With another overmatched rookie pitcher on the mound Wednesday night for the Cincinnati Reds, the Dodgers powered their way to a 7-4 victory at Great American Ball Park behind three fourth-inning home runs.
Right fielder Yasiel Puig hit his 11th and left fielder Scott Van Slyke his fifth.
The other home run given up by left-hander David Holmberg was hit by A.J. Ellis, who has experienced an offensive resurgence in recent months while becoming acclimated to his new role.
The Dodgers' starting catcher for the previous four seasons, the 34-year-old Ellis has backed up Yasmani Grandal this season.
"It was definitely an adjustment for him," Manager Don Mattingly said. "You could almost see him get comfortable with that role and then his at-bats just kept getting better and better."
Although Ellis has played considerably less this season, starting only 37 games, he learned there were positive aspects to being a reserve.
He has more time to study scouting reports and talk to pitchers. He catches the bullpen sessions of the team's starting pitchers, something he rarely did when he was playing every day.
He is also healthy.
"Every time I take the field, it's usually coming off at least one day off, in some cases more," Ellis said. "You feel fresher when you play in those scenarios."
There was a downside to that, however.
"My bad habit is when I have a lot of free time, I want to get in the batting cage and tinker and tinker and tinker, try to make my swing the best I can," he said. "The problem with that is you're in between swings every time you go to the plate."
He was batting .137 through the first two months this season. Then in mid-June, he decided to simplify his approach.
He knew he was on the right track when he singled up the middle in a game in San Diego.
"Last year and this year, I don't know if it was health or just bad swing mechanics, but I was hitting a lot of groundballs to the left side of the infield on pitches I traditionally stayed up the middle on or hit the other way," he said.
Starting with that June 12 games against the Padres, Ellis has batted .310. His four home runs were hit after that, including the two-run home run in the fourth inning Wednesday that was part of five-run inning that increased the Dodgers lead to 6-0.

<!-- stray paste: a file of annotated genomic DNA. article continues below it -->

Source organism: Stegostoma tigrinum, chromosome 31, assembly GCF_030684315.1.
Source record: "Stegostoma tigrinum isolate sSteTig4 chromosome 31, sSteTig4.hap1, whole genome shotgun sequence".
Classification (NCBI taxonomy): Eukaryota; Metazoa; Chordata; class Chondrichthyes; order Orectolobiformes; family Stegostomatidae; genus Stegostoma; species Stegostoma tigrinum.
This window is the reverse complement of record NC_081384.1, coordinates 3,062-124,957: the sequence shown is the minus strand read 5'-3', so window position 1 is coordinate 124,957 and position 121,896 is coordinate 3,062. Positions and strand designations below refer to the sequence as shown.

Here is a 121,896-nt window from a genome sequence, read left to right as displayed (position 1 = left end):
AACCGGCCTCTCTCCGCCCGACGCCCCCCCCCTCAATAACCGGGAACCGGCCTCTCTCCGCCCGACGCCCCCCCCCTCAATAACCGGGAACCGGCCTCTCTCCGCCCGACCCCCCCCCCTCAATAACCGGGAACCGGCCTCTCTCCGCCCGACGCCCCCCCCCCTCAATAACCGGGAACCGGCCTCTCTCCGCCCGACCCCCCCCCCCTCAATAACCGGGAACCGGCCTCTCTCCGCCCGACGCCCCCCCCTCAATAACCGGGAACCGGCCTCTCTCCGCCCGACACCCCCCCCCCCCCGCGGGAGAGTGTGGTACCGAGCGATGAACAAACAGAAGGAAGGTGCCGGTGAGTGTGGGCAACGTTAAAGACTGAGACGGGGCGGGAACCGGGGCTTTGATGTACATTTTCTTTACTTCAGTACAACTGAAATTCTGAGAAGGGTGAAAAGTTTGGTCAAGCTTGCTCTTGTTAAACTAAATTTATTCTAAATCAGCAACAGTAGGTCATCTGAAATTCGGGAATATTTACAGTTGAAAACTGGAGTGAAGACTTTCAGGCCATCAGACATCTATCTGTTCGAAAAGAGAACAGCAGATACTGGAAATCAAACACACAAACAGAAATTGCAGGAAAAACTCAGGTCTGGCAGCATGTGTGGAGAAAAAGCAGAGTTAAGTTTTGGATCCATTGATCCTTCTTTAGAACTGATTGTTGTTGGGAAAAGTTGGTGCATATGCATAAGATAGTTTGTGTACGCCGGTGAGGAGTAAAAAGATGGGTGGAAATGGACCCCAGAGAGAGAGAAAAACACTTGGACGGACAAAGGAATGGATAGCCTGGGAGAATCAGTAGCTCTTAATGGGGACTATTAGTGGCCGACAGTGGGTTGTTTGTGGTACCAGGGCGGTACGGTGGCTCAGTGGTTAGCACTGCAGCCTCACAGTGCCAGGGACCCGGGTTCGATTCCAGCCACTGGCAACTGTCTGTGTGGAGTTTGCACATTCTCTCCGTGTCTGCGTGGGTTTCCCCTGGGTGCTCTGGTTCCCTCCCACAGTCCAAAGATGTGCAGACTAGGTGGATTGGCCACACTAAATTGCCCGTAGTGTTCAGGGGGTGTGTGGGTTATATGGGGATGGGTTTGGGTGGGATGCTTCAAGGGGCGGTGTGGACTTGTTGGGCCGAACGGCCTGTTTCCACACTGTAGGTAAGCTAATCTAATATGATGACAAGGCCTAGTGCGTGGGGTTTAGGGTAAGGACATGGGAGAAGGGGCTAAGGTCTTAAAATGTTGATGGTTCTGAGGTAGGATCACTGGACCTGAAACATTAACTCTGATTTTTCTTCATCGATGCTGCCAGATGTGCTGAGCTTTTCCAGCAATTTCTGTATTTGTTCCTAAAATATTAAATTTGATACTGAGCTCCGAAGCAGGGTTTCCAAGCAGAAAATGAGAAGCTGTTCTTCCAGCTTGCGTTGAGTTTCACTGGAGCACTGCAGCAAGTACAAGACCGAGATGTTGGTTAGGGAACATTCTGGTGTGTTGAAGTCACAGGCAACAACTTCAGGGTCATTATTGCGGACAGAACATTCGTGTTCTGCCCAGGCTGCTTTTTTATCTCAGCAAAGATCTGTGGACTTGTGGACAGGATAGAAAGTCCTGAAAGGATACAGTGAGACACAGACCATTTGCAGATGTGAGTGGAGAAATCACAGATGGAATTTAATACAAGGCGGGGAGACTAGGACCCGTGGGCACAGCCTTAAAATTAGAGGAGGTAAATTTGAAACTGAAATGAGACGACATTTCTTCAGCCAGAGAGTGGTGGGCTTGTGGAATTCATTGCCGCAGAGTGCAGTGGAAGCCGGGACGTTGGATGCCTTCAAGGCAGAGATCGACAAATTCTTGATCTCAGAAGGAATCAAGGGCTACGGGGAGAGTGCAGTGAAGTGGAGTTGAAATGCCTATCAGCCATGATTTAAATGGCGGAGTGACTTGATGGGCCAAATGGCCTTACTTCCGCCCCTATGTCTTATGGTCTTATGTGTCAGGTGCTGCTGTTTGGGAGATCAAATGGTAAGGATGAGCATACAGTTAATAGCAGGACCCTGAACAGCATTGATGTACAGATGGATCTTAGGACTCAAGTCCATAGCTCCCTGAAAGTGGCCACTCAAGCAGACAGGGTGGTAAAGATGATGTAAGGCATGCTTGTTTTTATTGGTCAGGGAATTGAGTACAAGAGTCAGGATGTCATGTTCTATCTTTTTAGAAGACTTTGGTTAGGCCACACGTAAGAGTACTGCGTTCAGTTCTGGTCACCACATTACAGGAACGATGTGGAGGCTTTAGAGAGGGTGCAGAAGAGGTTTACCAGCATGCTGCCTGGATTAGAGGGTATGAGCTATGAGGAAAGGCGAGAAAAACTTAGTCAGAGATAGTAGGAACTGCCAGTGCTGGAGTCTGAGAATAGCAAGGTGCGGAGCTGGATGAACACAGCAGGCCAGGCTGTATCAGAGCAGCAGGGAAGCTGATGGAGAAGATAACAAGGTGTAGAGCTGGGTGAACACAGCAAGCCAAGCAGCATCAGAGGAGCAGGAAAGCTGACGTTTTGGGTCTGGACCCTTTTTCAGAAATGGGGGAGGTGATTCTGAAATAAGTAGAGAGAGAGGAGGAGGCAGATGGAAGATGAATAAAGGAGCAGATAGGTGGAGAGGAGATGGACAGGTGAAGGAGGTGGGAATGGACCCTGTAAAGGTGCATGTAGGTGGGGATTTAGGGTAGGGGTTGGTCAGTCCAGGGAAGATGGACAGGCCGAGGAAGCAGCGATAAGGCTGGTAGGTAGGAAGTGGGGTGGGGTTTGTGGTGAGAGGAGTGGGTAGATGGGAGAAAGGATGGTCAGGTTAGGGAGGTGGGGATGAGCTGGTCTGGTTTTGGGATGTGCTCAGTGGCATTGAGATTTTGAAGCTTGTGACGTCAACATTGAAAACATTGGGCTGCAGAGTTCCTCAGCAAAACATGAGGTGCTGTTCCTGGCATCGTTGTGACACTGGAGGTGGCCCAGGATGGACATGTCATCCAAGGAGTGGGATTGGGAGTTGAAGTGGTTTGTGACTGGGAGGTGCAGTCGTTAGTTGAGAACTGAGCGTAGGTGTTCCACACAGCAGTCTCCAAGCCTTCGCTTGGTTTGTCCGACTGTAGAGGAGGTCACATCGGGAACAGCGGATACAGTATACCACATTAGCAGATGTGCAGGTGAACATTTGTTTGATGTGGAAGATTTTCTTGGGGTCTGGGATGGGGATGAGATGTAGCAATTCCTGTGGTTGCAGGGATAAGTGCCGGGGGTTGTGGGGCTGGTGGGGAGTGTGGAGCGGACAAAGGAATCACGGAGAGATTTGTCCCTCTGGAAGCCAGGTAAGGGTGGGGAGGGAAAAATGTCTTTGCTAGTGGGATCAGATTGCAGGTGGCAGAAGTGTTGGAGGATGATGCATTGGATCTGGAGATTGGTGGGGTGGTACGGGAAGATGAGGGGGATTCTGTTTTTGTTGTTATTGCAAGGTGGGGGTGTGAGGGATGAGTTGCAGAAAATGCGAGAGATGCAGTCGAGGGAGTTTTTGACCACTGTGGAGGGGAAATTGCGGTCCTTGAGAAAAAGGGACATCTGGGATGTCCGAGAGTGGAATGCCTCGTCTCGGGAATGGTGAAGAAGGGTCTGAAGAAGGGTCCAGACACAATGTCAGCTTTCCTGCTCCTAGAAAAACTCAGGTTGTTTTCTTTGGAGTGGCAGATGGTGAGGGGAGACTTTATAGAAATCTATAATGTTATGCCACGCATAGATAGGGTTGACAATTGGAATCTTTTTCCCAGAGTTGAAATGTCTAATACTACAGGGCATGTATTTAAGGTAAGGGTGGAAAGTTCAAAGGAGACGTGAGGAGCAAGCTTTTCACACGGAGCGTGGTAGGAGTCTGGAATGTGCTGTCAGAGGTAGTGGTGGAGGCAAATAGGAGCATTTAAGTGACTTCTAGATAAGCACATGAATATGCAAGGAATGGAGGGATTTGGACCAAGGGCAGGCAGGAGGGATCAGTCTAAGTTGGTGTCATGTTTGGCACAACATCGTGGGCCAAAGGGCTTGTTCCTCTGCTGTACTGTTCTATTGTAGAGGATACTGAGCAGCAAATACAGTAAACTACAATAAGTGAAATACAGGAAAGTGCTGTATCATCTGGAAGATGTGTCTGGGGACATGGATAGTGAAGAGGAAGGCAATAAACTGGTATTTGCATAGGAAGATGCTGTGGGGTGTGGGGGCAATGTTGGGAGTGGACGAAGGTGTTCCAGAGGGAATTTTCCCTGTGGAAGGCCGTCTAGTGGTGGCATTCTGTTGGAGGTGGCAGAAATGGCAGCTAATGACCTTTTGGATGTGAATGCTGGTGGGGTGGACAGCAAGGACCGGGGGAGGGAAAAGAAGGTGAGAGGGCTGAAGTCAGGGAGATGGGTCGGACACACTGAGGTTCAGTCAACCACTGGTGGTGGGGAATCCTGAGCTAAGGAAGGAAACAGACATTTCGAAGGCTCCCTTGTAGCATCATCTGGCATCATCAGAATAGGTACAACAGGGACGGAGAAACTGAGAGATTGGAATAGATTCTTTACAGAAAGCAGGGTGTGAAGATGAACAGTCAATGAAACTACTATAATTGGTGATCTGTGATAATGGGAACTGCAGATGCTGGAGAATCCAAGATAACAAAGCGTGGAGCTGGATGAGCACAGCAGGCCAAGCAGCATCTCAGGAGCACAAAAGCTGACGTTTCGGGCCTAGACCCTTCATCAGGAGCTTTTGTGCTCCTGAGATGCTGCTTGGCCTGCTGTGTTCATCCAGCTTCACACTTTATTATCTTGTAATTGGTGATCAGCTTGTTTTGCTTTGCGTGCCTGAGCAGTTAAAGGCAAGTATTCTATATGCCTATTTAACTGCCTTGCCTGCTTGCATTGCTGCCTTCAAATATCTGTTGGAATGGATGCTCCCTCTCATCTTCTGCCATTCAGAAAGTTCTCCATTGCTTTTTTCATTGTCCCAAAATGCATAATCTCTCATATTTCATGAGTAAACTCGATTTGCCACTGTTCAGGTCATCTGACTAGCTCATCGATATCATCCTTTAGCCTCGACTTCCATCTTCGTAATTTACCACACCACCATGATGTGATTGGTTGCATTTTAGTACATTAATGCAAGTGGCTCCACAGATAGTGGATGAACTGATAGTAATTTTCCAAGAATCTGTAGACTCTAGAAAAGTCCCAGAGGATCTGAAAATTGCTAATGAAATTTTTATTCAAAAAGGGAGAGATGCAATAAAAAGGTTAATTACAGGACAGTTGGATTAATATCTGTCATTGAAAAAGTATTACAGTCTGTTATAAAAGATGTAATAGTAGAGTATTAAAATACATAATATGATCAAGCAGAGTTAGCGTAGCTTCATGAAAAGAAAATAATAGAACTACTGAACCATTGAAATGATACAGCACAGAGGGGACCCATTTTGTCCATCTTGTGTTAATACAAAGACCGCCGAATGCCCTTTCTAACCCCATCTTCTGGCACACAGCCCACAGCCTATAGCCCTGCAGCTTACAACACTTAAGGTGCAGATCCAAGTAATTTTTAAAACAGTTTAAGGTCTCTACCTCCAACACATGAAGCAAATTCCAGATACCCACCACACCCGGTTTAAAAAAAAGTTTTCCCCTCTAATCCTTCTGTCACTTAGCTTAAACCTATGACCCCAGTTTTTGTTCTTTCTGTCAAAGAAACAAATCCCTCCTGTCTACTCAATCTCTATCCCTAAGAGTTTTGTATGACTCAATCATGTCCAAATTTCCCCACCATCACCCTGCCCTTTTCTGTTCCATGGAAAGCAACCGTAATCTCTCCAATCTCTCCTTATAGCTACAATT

But there would be some scares.
With two outs in the seventh inning, Dodgers starter Brett Anderson gave up a single to center field by third baseman Todd Frazier.
That was followed by a flare to right field by Jay Bruce that was tracked by second baseman Chase Utley, who reached up with his glove, only to drop the ball.
Frazier scored on a single by Ivan DeJesus Jr. Anderson then uncorked a wild pitch to Brayan Pena that allowed Bruce to reach third base and DeJesus second. They scored on Pena's single.
Suddenly, the Dodgers' lead was down to 6-3.
Anderson was frustrated.
"It's one of those outings I felt I could have gone seven or eight shutout and made it a little bit easier in our bullpen," he said.
The left-hander was replaced by Jim Johnson, who struck out pinch-hitter Ryan LaMarre to end the inning.
However, Johnson gave up a leadoff double in the eighth inning to Jason Bourgeois, who later scored. With two outs and the Dodgers lead reduced to 6-4, the Reds loaded the bases for Bruce.
Mattingly called on left-hander Luis Avilan, who struck out Bruce with a curveball Tuesday night in a crucial situation. Avilan struck out Bruce again, only this time with a fastball.
"Today, we thought to throw just fastballs because he was probably thinking about the curveball," Avilan said.
Avilan, acquired from the Atlanta Braves leading up to the July 31 nonwaiver trade deadline, said he likes pitching with men on base.
"That's the part I love about being a reliever, coming in with men on base, tough situations," Avilan said.
"I remember when I used to be a starter, I used to get in trouble in the first couple innings because, for me, it was so boring."